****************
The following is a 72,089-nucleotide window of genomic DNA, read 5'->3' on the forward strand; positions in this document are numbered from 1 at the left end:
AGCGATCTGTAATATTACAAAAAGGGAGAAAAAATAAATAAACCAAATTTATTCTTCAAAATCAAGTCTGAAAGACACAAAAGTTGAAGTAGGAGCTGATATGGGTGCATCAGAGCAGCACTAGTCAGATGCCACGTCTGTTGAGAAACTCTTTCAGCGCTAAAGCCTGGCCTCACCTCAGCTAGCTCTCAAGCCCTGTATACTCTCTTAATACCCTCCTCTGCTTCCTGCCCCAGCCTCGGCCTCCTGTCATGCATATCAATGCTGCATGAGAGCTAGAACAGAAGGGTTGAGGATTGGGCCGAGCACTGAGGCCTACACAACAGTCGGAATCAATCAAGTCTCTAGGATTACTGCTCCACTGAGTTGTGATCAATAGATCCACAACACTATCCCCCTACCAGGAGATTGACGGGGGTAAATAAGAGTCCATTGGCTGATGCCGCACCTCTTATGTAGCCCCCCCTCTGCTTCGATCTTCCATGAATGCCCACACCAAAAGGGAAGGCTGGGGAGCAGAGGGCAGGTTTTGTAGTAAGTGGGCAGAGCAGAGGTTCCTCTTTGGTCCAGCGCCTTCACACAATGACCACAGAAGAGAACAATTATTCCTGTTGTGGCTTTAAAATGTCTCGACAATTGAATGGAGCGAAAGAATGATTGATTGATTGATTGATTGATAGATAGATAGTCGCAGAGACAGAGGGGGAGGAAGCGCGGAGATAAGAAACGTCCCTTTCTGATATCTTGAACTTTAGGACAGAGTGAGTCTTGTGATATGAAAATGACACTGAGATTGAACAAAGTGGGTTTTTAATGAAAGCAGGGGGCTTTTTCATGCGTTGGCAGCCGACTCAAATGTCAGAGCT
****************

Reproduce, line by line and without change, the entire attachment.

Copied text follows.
The following is a 72,089-nucleotide window of genomic DNA, read 5'->3' on the forward strand; positions in this document are numbered from 1 at the left end:
AGCGATCTGTAATATTACAAAAAGGGAGAAAAAATAAATAAACCAAATTTATTCTTCAAAATCAAGTCTGAAAGACACAAAAGTTGAAGTAGGAGCTGATATGGGTGCATCAGAGCAGCACTAGTCAGATGCCACGTCTGTTGAGAAACTCTTTCAGCGCTAAAGCCTGGCCTCACCTCAGCTAGCTCTCAAGCCCTGTATACTCTCTTAATACCCTCCTCTGCTTCCTGCCCCAGCCTCGGCCTCCTGTCATGCATATCAATGCTGCATGAGAGCTAGAACAGAAGGGTTGAGGATTGGGCCGAGCACTGAGGCCTACACAACAGTCGGAATCAATCAAGTCTCTAGGATTACTGCTCCACTGAGTTGTGATCAATAGATCCACAACACTATCCCCCTACCAGGAGATTGACGGGGGTAAATAAGAGTCCATTGGCTGATGCCGCACCTCTTATGTAGCCCCCCCTCTGCTTCGATCTTCCATGAATGCCCACACCAAAAGGGAAGGCTGGGGAGCAGAGGGCAGGTTTTGTAGTAAGTGGGCAGAGCAGAGGTTCCTCTTTGGTCCAGCGCCTTCACACAATGACCACAGAAGAGAACAATTATTCCTGTTGTGGCTTTAAAATGTCTCGACAATTGAATGGAGCGAAAGAATGATTGATTGATTGATTGATTGATAGATAGATAGTCGCAGAGACAGAGGGGGAGGAAGCGCGGAGATAAGAAACGTCCCTTTCTGATATCTTGAACTTTAGGACAGAGTGAGTCTTGTGATATGAAAATGACACTGAGATTGAACAAAGTGGGTTTTTAATGAAAGCAGGGGGCTTTTTCATGCGTTGGCAGCCGACTCAAATGTCAGAGCT